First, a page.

AuthorHuttlinger, Kathleen Wilson.
KeywordsTeenage pregnancy -- Social aspects -- United States.
Teenage pregnancy -- United States -- Psychological aspects.
Unmarried mothers -- United States.
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PublisherThe University of Arizona.
RightsCopyright © is held by the author. Digital access to this material is made possible by the University Libraries, University of Arizona. Further transmission, reproduction or presentation (such as public display or performance) of protected items is prohibited except with permission of the author.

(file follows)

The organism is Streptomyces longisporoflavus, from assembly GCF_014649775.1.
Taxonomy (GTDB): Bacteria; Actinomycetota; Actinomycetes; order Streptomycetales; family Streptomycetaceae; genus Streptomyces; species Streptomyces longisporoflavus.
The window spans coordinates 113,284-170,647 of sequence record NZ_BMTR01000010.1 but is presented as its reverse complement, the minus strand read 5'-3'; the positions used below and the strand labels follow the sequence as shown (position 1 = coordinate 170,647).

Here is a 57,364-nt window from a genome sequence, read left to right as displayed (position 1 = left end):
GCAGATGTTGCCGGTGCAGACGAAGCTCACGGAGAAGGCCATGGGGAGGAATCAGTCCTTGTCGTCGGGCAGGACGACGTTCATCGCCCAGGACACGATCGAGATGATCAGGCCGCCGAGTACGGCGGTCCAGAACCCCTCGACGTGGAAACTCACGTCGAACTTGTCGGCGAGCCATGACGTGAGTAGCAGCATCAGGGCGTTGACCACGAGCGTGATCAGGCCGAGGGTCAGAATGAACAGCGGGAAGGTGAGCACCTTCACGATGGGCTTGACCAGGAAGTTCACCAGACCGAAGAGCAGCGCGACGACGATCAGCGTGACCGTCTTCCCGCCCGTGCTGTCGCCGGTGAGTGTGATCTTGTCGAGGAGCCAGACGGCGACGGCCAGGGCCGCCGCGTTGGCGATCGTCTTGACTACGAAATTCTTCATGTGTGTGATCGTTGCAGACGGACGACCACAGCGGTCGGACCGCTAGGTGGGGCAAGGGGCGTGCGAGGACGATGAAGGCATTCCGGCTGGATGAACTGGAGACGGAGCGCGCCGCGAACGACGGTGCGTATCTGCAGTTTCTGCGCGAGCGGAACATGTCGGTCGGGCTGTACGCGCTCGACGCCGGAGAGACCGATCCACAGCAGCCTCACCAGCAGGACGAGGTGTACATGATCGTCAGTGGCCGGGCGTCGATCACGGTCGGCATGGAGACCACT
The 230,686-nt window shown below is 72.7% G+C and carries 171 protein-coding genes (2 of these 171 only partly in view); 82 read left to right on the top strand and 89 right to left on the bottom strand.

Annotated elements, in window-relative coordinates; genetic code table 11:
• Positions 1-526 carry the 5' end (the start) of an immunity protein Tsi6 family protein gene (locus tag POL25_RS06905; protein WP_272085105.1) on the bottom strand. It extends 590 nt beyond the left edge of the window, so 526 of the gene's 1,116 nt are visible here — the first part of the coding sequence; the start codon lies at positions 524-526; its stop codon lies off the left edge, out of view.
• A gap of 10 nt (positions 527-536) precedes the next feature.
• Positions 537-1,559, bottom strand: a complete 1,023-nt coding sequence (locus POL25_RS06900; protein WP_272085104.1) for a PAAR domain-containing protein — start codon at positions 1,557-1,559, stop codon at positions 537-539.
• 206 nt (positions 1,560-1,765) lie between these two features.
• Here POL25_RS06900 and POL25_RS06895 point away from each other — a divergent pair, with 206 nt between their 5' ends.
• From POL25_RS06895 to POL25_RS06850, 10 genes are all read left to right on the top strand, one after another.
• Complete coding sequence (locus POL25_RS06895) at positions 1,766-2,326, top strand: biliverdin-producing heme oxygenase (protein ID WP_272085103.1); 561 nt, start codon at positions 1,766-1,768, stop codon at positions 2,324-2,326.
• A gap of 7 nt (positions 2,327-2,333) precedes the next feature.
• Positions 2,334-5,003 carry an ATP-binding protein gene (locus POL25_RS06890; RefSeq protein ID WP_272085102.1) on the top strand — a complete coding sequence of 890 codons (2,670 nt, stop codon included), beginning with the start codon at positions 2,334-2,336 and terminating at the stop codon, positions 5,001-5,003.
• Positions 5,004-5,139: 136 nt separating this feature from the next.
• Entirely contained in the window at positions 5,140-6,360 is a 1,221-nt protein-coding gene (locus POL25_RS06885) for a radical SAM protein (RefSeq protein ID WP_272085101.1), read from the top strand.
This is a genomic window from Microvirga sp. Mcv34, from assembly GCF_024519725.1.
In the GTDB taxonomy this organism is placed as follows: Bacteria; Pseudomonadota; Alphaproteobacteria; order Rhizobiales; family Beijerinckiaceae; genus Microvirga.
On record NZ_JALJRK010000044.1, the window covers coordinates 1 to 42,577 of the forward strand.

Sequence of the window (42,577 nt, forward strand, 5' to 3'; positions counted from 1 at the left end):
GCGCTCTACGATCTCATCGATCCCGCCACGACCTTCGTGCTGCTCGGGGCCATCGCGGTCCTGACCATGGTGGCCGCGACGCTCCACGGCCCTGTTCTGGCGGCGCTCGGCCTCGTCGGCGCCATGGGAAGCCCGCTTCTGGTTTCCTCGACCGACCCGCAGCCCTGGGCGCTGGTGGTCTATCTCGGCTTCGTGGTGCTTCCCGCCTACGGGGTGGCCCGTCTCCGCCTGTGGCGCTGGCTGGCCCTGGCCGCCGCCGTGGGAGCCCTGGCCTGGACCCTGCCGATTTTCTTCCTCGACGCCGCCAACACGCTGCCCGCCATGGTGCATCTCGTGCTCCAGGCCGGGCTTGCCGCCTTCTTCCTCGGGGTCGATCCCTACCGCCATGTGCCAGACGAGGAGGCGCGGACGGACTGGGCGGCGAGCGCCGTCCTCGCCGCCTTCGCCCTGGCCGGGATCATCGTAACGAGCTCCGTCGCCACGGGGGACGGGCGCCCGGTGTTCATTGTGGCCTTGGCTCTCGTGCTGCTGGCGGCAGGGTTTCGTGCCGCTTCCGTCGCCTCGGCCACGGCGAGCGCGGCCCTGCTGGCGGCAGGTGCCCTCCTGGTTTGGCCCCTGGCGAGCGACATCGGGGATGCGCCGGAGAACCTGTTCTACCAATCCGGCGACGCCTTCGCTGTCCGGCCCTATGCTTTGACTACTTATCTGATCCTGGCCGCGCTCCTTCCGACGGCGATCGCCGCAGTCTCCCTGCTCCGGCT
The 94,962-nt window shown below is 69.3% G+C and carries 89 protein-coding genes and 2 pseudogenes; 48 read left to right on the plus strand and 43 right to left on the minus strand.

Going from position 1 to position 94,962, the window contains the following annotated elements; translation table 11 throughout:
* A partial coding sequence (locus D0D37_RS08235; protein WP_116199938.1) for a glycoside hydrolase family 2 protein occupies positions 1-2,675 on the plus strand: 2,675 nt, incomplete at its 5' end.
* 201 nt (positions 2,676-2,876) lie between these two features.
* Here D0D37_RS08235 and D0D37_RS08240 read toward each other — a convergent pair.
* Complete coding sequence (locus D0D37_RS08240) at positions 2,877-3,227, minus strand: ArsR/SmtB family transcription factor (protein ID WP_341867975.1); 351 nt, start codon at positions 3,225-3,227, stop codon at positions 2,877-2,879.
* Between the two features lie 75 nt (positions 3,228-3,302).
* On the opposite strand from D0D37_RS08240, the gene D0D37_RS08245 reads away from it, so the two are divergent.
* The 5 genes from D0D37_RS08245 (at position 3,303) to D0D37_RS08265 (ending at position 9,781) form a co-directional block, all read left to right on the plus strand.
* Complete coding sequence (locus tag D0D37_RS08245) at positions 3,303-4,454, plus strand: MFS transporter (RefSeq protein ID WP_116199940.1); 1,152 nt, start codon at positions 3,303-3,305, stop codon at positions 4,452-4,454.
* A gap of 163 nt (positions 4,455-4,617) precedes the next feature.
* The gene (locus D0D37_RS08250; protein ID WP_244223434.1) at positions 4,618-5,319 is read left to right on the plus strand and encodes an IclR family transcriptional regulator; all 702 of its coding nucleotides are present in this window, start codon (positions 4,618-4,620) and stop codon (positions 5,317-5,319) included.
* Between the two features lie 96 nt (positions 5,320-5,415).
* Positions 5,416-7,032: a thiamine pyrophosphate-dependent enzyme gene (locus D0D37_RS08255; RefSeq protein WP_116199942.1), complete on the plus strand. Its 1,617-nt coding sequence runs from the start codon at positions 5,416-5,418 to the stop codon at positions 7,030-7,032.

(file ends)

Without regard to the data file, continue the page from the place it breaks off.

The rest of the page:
AbstractPregnancy in unmarried teenaged girls in America today is a growing concern to health care workers, educators, government officials and parents. Pregnancy during adolescence is not an issue because births to teenagers are increasing but because teenage pregnancy is no longer a societal option. This paper describes adolescent pregnancy from within the context of the subculture of adolescence and from the perspective of 16 pregnant, teenaged girls. The findings revealed a description of the life experiences of pregnant teenagers and introduced health-care issues that were not previously disclosed in other research studies of pregnant teens. The anthropological concepts of liminality, the double-bind, social labeling, and schizmogenesis served to guide the research. The concepts also helped to explain many behaviors and observations that were made of the informants throughout the research. An ethnographic approach using participant observation and ethnographic interviews was used to collect data from 16 pregnant, unmarried, teenaged girls in a large Southwestern, urban area. The informants ranged in age from 14 through 19 years and represented various backgrounds. Nine informants resided in a home for unwed, pregnant teenagers with the remainder residing in diverse locations. Data analyses occurred concurrently with data collection as part of an ongoing process. Data were ordered and transcribed within a framework designed to enhance thematic analysis. Transcribed interview and observational data were transferred onto the Ethnograph, a data-management software program. Data were coded using substantive and conceptual codes. Codes were linked according to patterns of association and frequency of occurrence which in turn led to the revealing of recurrent thematic patterns. In all, eight themes were revealed: (1) pregnancy is bad; (2) loneliness; (3) waiting it out; (4) dependency; (5) looking bad; (6) giving up baby; (7) losing what was; and (8) losing control. Thematic content also disclosed many inconsistencies and double-binds between the larger Western macroculture and adolescent subculture. Ethnographic themes and expressions of these themes provided new information for constructing health-related interventions with pregnant teens.